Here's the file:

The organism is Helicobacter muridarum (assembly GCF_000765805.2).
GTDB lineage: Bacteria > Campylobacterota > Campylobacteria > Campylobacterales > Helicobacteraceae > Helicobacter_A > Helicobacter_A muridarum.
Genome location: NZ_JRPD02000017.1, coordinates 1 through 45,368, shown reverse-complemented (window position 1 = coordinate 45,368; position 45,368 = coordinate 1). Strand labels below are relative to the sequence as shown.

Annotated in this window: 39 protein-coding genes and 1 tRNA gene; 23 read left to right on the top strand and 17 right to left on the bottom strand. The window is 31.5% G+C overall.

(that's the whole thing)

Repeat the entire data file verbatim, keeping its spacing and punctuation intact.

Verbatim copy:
The organism is Helicobacter muridarum (assembly GCF_000765805.2).
GTDB lineage: Bacteria > Campylobacterota > Campylobacteria > Campylobacterales > Helicobacteraceae > Helicobacter_A > Helicobacter_A muridarum.
Genome location: NZ_JRPD02000017.1, coordinates 1 through 45,368, shown reverse-complemented (window position 1 = coordinate 45,368; position 45,368 = coordinate 1). Strand labels below are relative to the sequence as shown.

Annotated in this window: 39 protein-coding genes and 1 tRNA gene; 23 read left to right on the top strand and 17 right to left on the bottom strand. The window is 31.5% G+C overall.